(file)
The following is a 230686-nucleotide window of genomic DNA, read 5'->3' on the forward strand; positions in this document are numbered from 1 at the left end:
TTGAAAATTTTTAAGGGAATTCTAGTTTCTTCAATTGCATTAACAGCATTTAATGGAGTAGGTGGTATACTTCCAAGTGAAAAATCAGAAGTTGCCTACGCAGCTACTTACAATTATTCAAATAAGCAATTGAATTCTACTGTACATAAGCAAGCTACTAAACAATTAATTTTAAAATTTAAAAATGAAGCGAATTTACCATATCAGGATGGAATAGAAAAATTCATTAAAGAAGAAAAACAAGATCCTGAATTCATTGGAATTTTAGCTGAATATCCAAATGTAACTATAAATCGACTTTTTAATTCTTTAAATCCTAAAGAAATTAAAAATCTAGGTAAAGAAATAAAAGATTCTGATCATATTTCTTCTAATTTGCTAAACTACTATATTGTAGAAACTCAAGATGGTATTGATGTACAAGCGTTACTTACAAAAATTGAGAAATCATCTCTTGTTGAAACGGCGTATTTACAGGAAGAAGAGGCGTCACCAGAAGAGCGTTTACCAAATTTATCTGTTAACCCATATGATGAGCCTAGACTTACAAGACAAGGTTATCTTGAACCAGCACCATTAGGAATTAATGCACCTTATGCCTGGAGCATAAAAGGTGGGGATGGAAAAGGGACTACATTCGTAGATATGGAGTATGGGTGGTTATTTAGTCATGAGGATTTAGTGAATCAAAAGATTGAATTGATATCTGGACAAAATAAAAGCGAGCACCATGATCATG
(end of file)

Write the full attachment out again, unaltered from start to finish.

The following is a 230686-nucleotide window of genomic DNA, read 5'->3' on the forward strand; positions in this document are numbered from 1 at the left end:
TTGAAAATTTTTAAGGGAATTCTAGTTTCTTCAATTGCATTAACAGCATTTAATGGAGTAGGTGGTATACTTCCAAGTGAAAAATCAGAAGTTGCCTACGCAGCTACTTACAATTATTCAAATAAGCAATTGAATTCTACTGTACATAAGCAAGCTACTAAACAATTAATTTTAAAATTTAAAAATGAAGCGAATTTACCATATCAGGATGGAATAGAAAAATTCATTAAAGAAGAAAAACAAGATCCTGAATTCATTGGAATTTTAGCTGAATATCCAAATGTAACTATAAATCGACTTTTTAATTCTTTAAATCCTAAAGAAATTAAAAATCTAGGTAAAGAAATAAAAGATTCTGATCATATTTCTTCTAATTTGCTAAACTACTATATTGTAGAAACTCAAGATGGTATTGATGTACAAGCGTTACTTACAAAAATTGAGAAATCATCTCTTGTTGAAACGGCGTATTTACAGGAAGAAGAGGCGTCACCAGAAGAGCGTTTACCAAATTTATCTGTTAACCCATATGATGAGCCTAGACTTACAAGACAAGGTTATCTTGAACCAGCACCATTAGGAATTAATGCACCTTATGCCTGGAGCATAAAAGGTGGGGATGGAAAAGGGACTACATTCGTAGATATGGAGTATGGGTGGTTATTTAGTCATGAGGATTTAGTGAATCAAAAGATTGAATTGATATCTGGACAAAATAAAAGCGAGCACCATGATCATG